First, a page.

5. ^ Entry for "Tory" from Websters New World Dictionary & Thesaurus, version 2.0 for PC, 1998
  6. ^ Tory: Definition Answers.com
  7. ^ "Evil Oliver's legacy of enduring hate". Camden New Journal. New Journal Enterprises. 25 June 2009.
  8. ^ Sean J. Connolly Oxford Companion to Irish History, entry on Tory p498
  9. ^ Oxford English Dictionary (Second Edition 1989) "1. a. In the 17th c., one of the dispossessed Irish, who became outlaws, subsisting by plundering and killing the English settlers and soldiers; a bog-trotter, a rapparee; later, often applied to any Irish Papist or Royalist in arms. Obs. exc. Hist."
  10. ^ Justin McCarthy, A History of the Four Georges, Volume I (of 4)
  11. ^ James Farney, and David Rayside, eds. Conservatism in Canada (University of Toronto Press, 2013)
  12. ^ Heath Macquarrie, Red Tory blues: a political memoir (University of Toronto Press, 1992)
  13. ^ Denis Smith, Rogue Tory: The Life and Legend of John G. Diefenbaker (1997)
  14. ^ Tomos Dafydd Davies, "'A tale of two Tories?': the British and Canadian Conservative Parties and the'National Question'. The cases of Wales and Quebec." (2011).
  15. ^ Alex Marland, and Tom Flanagan. "Brand New Party: Political Branding and the Conservative Party of Canada." Canadian Journal of Political Science (2013) 46#4 pp: 951–972.
  16. ^ Laura Devaney, "The Unite the Right Movement and the Brokerage of Social Conservative Voices Within the New Conservative Party of Canada." The Agora 3.2 (2013): 101.
  17. ^ Human Rights – Glossary The National Archives
  18. ^ Keith Feiling, The second Tory party, 1714–1832 (1959)
  19. ^ William Stewart Wallace, The United Empire Loyalists: A Chronicle of the Great Migration (1920) online.
  20. ^ letter to John Wise in Francis N. Thorpe, ed "A Letter from Jefferson on the Political Parties, 1798," American Historical Review v.3#3 (April 1898) pp 488–89
  21. ^ Margaret Swett Henson, "Tory Sentiment in Anglo-Texan Public Opinion, 1832–1836," Southwestern Historical Quarterly, July 1986, Vol. 90 Issue 1, pp 1–34
  22. ^ Sparkes, A. W. (2002). Talking Politics: A Wordbook. Taylor & Francis. ISBN 978-0-203-02211-5.
  23. ^ A Radical Tory, Trove
  24. ^ Still, the pair have aligned themselves with the "eastern bloc" or "watermelon" faction (green on the outside, red in the middle) that dismisses environmentally-minded, middle class Greens like Di Natale as "tree tories". New left faction threatens to white ant the Greens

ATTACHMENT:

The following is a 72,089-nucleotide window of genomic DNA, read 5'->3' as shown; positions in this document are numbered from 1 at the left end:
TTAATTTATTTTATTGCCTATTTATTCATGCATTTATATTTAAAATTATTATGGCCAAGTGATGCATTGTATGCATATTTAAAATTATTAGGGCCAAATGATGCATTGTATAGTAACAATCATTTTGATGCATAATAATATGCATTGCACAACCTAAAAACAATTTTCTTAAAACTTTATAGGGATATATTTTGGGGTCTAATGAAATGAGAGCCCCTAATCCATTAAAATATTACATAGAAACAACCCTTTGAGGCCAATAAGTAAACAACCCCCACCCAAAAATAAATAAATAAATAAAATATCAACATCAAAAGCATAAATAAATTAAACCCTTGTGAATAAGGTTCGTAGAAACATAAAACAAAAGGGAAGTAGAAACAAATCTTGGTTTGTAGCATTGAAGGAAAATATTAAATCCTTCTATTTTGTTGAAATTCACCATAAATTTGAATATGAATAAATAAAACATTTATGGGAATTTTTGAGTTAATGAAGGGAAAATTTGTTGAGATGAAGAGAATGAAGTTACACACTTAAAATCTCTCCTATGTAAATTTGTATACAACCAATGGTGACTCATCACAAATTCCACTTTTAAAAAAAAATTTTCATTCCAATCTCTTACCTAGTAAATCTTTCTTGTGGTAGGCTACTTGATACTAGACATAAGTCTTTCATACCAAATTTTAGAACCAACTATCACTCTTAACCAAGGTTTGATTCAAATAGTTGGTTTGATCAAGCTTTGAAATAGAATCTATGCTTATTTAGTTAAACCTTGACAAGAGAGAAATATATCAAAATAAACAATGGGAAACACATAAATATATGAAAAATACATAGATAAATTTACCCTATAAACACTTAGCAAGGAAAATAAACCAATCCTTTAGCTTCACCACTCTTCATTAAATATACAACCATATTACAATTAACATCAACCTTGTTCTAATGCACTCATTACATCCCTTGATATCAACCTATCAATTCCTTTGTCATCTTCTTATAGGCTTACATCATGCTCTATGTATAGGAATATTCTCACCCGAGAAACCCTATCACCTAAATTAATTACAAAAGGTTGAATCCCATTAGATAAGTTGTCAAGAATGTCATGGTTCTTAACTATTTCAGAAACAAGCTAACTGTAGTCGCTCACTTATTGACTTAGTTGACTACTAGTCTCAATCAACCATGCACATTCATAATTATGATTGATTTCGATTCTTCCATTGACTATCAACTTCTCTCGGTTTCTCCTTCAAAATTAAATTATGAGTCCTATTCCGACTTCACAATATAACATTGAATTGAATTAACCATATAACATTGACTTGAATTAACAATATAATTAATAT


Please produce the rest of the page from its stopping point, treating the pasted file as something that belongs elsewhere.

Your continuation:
25. ^ Once again, they were let down in NSW. The state hosts a factional divide between so-called "Tree Tories" – people who believe in a mixed economy but with strong environmental controls – and "watermelons". The Greens have got their own problems, just like the mainstream parties

Canada section

  • W. Christian and C. Campbell (eds), Parties, Leaders and Ideologies in Canada
  • J. Farthing, Freedom Wears a Crown
  • G. Grant, Lament for a Nation: The Defeat of Canadian Nationalism
  • G. Horowitz, "Conservatism, Liberalism and Socialism in Canada: An Interpretation", CJEPS (1966)

External links

1922 Committee

The 1922 Committee, formally known as the Conservative Private Members' Committee, is the parliamentary group of the Conservative Party in the UK House of Commons. The committee, consisting of all Conservative backbencher MPs, meets weekly while parliament is in session and provides a way for backbenchers to co-ordinate and discuss their views independently of frontbenchers. Its executive membership and officers are by consensus limited to backbench MPs, although since 2010 frontbench Conservative MPs have an open invitation to attend meetings. The committee can also play an important role in choosing the party leader. The group was formed in 1923 but became important after 1940. It is generally closely related to the leadership and under the control of party whips.

2005 Conservative Party (UK) leadership election

The 2005 Conservative Party leadership election was called by party leader Michael Howard on 6 May 2005, when he announced that he would be stepping down as Leader of the Conservative Party in the near future. However, he stated that he would not depart until a review of the rules for the leadership election had been conducted, given the high level of dissatisfaction with the current system. Ultimately, no changes were made and the election proceeded with the existing rules, which were introduced in 1998.

The contest formally began on 7 October 2005, when the Chairman of the 1922 committee, Michael Spicer, received a letter of resignation from Howard. Nominations for candidates opened immediately, and closed on 13 October.

The first round of voting amongst Conservative Members of Parliament took place on 18 October and Kenneth Clarke was eliminated (38 votes) leaving David Davis (62 votes), David Cameron (56 votes) and Liam Fox (42 votes) to go through to the second ballot on 20 October. In the second ballot, Fox was eliminated (51 votes), leaving Cameron (90 votes) and Davis (57 votes) to go through to a postal ballot. The ballot, whose result was declared on 6 December, saw Cameron win 68% of votes to Davis' 32%.

2019 Conservative Party (UK) leadership election

The 2019 Conservative Party leadership election was triggered when Theresa May announced on 24 May 2019 that she would resign as leader of the Conservative Party on 7 June, and as Prime Minister once a successor had been elected. Nominations were open on 10 June, and 10 candidates were nominated. The first ballot of MPs took place on 13 June, with exhaustive ballots of MPs scheduled on 18, 19 and 20 June, reducing the candidates to two. The general membership of the party will elect the leader by postal ballot with the result to be announced on 22 July.